Officer McCartney was not a patient man. Nervous energy was always pulsing through his body, running through the deep grooves around his eyes and pooling in his heavy fists, which involuntarily clenched and unclenched in moments when he was forced to be still. This was one of those moments. Teetering on the edge of his flimsy chair in the dentist's waiting room, McCartney shuffled through the magazines, fuming at the poor selection. First he had to wait for the hopelessly delayed dentist, and now he was expected to entertain himself with a fluffy magazine overladen with exclamation marks? If he were in uniform, no one would dare treat him like this. Flipping aimlessly through an article extolling the virtues of de-stressing, McCartney vowed never to return to the dentist again. He could survive with a chipped tooth.
The nasal voice of the receptionist intruded on his thoughts. "Dr. Martin will see you now. Last door on the right."
McCartney made his way down the narrow hallway, passing exam rooms on his left and right. In each, some poor soul was lying back on the dentist chair and staring at the ceiling.
"Belly-up, like fish." McCartney couldn't suppress the thought. Reaching the last door on the right, he entered the silent room and clambered awkwardly into the chair. It rocked slightly as he tried to settle in, and his stomach swooped unpleasantly.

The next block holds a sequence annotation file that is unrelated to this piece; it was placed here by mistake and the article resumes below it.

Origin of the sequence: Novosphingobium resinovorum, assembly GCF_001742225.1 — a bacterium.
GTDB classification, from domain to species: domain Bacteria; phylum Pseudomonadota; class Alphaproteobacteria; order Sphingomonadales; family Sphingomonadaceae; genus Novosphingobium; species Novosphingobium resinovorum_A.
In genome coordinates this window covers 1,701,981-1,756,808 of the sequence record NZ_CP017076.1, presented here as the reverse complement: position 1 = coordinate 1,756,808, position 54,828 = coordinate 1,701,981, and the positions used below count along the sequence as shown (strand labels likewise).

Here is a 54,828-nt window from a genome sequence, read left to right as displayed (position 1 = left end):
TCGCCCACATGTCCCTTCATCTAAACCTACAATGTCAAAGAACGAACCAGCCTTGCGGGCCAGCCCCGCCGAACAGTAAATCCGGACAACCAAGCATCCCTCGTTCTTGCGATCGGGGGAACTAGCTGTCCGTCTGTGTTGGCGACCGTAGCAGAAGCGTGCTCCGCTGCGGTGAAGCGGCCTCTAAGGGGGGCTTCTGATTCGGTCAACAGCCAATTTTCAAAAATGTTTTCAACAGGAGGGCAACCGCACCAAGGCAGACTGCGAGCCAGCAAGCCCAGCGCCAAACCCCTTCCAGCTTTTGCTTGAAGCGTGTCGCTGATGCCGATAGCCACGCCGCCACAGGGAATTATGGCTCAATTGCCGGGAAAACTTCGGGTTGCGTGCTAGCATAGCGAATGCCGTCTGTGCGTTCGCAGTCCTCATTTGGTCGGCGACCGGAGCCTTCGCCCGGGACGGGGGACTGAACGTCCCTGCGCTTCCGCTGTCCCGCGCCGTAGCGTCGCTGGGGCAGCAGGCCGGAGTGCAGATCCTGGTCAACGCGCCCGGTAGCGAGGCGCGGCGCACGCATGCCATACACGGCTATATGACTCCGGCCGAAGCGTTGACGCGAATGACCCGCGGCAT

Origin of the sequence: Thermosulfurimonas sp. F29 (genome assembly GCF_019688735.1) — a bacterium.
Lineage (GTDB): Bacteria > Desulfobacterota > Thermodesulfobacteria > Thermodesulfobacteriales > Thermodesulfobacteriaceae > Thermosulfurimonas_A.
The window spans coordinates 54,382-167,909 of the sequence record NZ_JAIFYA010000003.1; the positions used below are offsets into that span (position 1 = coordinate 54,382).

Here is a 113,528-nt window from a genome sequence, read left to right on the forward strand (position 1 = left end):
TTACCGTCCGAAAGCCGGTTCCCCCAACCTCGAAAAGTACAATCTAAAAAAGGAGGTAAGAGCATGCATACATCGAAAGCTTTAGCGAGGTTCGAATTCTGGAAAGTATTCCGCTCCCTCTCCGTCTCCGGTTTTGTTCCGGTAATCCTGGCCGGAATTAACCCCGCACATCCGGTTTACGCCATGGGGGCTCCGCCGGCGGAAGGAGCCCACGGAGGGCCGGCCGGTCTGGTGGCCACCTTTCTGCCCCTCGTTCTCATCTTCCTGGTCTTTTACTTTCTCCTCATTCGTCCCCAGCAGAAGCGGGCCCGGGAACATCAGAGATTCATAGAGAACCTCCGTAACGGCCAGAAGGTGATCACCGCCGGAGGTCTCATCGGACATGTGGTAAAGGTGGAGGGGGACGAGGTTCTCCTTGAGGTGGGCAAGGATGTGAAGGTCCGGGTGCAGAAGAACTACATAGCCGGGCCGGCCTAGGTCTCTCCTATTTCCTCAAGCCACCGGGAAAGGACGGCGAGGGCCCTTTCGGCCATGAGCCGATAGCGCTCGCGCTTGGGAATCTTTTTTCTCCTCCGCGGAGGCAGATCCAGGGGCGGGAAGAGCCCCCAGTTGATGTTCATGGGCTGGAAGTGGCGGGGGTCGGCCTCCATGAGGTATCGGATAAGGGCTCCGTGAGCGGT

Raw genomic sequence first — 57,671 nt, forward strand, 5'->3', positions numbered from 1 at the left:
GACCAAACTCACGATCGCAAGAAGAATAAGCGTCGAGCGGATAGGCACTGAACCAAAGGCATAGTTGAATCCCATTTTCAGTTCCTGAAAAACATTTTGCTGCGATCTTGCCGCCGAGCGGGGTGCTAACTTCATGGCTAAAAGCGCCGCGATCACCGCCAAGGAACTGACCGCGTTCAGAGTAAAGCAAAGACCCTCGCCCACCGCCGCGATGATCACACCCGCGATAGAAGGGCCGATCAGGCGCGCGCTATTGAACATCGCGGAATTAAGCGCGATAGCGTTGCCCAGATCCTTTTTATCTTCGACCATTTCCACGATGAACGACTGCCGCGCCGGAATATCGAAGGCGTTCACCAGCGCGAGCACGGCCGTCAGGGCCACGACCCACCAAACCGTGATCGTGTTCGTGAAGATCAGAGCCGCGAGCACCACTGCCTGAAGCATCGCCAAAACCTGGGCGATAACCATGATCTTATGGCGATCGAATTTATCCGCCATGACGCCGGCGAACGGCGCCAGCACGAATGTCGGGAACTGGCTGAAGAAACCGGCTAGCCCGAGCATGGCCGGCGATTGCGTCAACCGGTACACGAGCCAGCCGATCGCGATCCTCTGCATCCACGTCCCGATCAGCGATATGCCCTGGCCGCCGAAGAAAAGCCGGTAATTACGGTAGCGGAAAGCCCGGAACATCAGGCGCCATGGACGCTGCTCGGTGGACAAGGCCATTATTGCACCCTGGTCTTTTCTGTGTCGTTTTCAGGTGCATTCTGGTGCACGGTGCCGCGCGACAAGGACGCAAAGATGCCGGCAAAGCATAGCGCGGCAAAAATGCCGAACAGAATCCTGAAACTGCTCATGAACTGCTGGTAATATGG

"They look a bit precarious, don't they? We're getting new ones soon." The dentist's voice startled McCartney.
"Dr. Martin." The new man's smile was wide but did not quite reach his eyes. "I've already read your file. Open, please."
"Chipped tooth, eh? That's simple enough."
"In my line of work, you take a few knocks every now and then." McCartney said, seizing the opportunity to talk before any dentistry tools impeded his speech.
"That so? What do you do? Open up again, please."
McCartney felt a stab of irritation. How was he supposed to elaborate on his occupation with his mouth propped open? Dr. Martin, now peering intently into McCartney's gaping mouth, had apparently already forgotten about his question. He made a disapproving clucking noise.
"You should have gotten a few teeth pulled years ago. Your top molars are all crowded together. Okay, rinse."
McCartney dutifully swished some lukewarm water around in his mouth and spit into the little sink next to his chair.
"I just need my tooth capped." He said, remaining upright in the chair. "Don't worry about the molars."
"But they don't have enough room. Your last molar doesn't really fit. Ever have problems chewing?"
"No." McCartney lied.
"I can schedule you for an extraction."
"I don't need one."
"You'd thank me afterward."
"I doubt that."
"It doesn't even hurt that much, we'd numb the area."
Before McCartney could protest further, Dr. Martin stuck a new instrument inside his mouth. Thus silenced, McCartney allowed himself to consider the dentist's words. Pulling a tooth -- scary, possibly painful, very final.
But when it was over -- relief.
For a moment, the only sound was the quiet scrape of metal against enamel. Then McCartney thrust the idea away. He could live with a molar that didn't quite fit.
"Just cap my tooth." He said as soon as he could speak again. A temporary fix was better than nothing.
BIO! I am a college student who always thinks of stories right before falling asleep, and then must scramble for a pen and a Post-It to avoid losing the idea. Someday I'd like to develop a writing style that actually lets me get enough sleep to be alert in morning classes!
Motivation: A hatred of the dentist and a love for suggestions buried below the surface.